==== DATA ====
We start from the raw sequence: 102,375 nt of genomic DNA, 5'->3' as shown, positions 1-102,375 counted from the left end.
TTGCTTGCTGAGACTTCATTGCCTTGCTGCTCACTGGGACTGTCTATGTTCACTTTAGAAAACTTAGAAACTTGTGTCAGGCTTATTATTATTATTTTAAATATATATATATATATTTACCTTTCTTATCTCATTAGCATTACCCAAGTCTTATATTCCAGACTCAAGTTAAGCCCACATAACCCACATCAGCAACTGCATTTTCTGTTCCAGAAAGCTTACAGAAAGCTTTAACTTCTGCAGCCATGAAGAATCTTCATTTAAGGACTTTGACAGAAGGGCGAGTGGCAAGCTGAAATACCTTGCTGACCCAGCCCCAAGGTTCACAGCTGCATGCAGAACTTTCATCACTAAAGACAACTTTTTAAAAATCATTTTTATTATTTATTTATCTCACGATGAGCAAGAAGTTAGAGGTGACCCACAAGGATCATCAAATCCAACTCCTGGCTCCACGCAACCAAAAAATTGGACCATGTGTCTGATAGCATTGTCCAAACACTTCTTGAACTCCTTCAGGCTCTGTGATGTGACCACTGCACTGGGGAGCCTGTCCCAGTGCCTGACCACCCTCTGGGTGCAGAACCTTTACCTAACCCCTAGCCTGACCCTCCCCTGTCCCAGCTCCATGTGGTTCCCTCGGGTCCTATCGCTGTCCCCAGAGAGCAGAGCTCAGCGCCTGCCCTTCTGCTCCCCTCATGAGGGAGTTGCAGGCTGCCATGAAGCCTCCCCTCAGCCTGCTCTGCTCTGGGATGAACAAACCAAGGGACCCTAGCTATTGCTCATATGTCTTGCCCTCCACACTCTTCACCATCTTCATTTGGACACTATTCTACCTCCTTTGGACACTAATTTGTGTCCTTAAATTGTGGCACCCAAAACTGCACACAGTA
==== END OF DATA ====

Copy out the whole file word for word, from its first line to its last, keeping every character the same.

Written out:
We start from the raw sequence: 102,375 nt of genomic DNA, 5'->3' as shown, positions 1-102,375 counted from the left end.
TTGCTTGCTGAGACTTCATTGCCTTGCTGCTCACTGGGACTGTCTATGTTCACTTTAGAAAACTTAGAAACTTGTGTCAGGCTTATTATTATTATTTTAAATATATATATATATATTTACCTTTCTTATCTCATTAGCATTACCCAAGTCTTATATTCCAGACTCAAGTTAAGCCCACATAACCCACATCAGCAACTGCATTTTCTGTTCCAGAAAGCTTACAGAAAGCTTTAACTTCTGCAGCCATGAAGAATCTTCATTTAAGGACTTTGACAGAAGGGCGAGTGGCAAGCTGAAATACCTTGCTGACCCAGCCCCAAGGTTCACAGCTGCATGCAGAACTTTCATCACTAAAGACAACTTTTTAAAAATCATTTTTATTATTTATTTATCTCACGATGAGCAAGAAGTTAGAGGTGACCCACAAGGATCATCAAATCCAACTCCTGGCTCCACGCAACCAAAAAATTGGACCATGTGTCTGATAGCATTGTCCAAACACTTCTTGAACTCCTTCAGGCTCTGTGATGTGACCACTGCACTGGGGAGCCTGTCCCAGTGCCTGACCACCCTCTGGGTGCAGAACCTTTACCTAACCCCTAGCCTGACCCTCCCCTGTCCCAGCTCCATGTGGTTCCCTCGGGTCCTATCGCTGTCCCCAGAGAGCAGAGCTCAGCGCCTGCCCTTCTGCTCCCCTCATGAGGGAGTTGCAGGCTGCCATGAAGCCTCCCCTCAGCCTGCTCTGCTCTGGGATGAACAAACCAAGGGACCCTAGCTATTGCTCATATGTCTTGCCCTCCACACTCTTCACCATCTTCATTTGGACACTATTCTACCTCCTTTGGACACTAATTTGTGTCCTTAAATTGTGGCACCCAAAACTGCACACAGTA